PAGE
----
Electric truck maker Rivian has also adopted a direct-to-consumer strategy similar to Tesla’s. Rivian’s new R1T electric pickup is also an attractive alternative to Ford’s F-150 Lightning and first deliveries began last month. Plus, General Motors’ electric Silverado goes on sale in 2023, so buyers looking for an electric truck will have other choices very soon.

This will of course give Ford more competition in the electric truck segment, so the company needs to ensure that its customers are treated fairly when purchasing a new vehicle, even if it is a very popular electric model like the F-150 Lightning.

Although Ford has been in business for over 100 years, the automotive industry has been transformed by technology, particularly in the past decade, as buyers can shop new or used vehicles online and compare prices dealerships in different states without ever visiting a dealership in anyone.

So why are dealerships even necessary to sell cars? It turns out that many state laws prohibit automakers from selling cars without the help of dealerships owned by third-party franchisees.

These laws have hampered sales of Tesla vehicles in some states. New Mexico, Alabama and Louisiana, for example, have banned Tesla from operating dealerships or repair shops because it does not have a network of franchised dealerships. The rules seem ridiculous in the modern age when so many products can be purchased online.

Local dealerships always serve a purpose other than just selling. Brick-and-mortar locations provide a direct link to customers for service needs, warranty issues, or to purchase vehicle accessories and have them installed. They also create jobs. But customers should also be able to make a vehicle purchase online and only go to the dealership to take delivery, not the sale portion.

This new model of selling vehicles online has been further bolstered by the pandemic of the past two years and it will likely stay for good as technology transforms the way companies do business both online and in person.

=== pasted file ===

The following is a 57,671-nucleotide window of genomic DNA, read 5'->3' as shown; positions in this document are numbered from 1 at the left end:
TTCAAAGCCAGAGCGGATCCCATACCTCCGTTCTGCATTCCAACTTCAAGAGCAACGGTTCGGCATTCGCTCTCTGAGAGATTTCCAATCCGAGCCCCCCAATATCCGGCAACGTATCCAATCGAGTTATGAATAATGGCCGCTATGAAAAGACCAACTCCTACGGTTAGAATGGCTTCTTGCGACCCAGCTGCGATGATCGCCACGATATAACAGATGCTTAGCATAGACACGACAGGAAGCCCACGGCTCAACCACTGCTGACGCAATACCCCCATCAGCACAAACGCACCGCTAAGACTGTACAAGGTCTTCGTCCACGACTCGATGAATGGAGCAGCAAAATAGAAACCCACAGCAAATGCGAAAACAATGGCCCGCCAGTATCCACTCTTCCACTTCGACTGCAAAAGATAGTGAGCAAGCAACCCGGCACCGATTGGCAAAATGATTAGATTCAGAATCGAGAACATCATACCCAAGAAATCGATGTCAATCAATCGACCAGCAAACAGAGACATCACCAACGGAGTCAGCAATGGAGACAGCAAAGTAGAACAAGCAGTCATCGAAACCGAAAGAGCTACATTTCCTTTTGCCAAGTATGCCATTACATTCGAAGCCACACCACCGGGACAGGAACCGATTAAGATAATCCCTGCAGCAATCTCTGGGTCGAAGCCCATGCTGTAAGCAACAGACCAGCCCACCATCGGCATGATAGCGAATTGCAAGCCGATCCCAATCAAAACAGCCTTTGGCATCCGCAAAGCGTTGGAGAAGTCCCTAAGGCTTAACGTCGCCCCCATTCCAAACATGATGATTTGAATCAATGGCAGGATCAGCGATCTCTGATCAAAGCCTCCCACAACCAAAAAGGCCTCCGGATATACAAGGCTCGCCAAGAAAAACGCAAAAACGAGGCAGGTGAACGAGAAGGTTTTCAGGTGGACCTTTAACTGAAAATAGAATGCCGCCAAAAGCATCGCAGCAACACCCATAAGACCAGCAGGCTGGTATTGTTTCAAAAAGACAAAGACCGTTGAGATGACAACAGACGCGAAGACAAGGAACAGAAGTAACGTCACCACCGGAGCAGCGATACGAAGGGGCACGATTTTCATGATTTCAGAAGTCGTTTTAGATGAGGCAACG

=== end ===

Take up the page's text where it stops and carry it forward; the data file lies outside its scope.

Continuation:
However, many car buyers may still want to visit a dealership to see the vehicles in person, test drive them, and see accessories and options such as wheels. That’s why Tesla and Rivian have a network of small, company-owned low-pressure outlets. However, Tesla and Rivian customers can still make their vehicle purchase entirely online in most states without dealer franchise laws.

Despite recent price gouging reports, reservations for Ford’s F-150 Lightning have been much higher than expected. In December, Ford briefly closed its reservation books after CEO Jim Farley said the company was “nearing 200,000” reservations for the electric pickup truck.

The company has since reopened them and announced that it was increasing its annual production from 80,000 to 160,000 vehicles for a third time to meet demand. Other electric vehicles from Ford are also in the works.

In May 2021, Ford said it plans to spend more than $30 billion by 2030 to electrify its model line, including the development of EV batteries. Ford’s previous commitment to electric vehicles was $22 billion. The automaker is aiming for 40% of its global volume to be fully electric by 2030.

Ford is implementing a two-step process to order the new F-150 Lightning. Customers must first put down a fully refundable deposit of $100 which entitles them to order the truck. Ford then sends an invitation to customers so they can officially place their orders.

The same sales model is offered for the Mustang Mach-E electric SUV and the Ford Maverick hybrid pickup and it’s quite simple and a new model for automakers who traditionally ship vehicles to dealers responsible for handling the sales part. .

With Ford’s new sales model likely to stick around, customers order the vehicle in their designed configuration, then the automaker builds it and ships it to a local dealership for the customer to pick up.

Although Ford sells reservations directly on its website, buyers who place an order online still have to appoint a local dealership to deliver the vehicle, which is fine as long as customers aren’t overcharged.

The first deliveries of the F-150 Lightning will begin in the spring.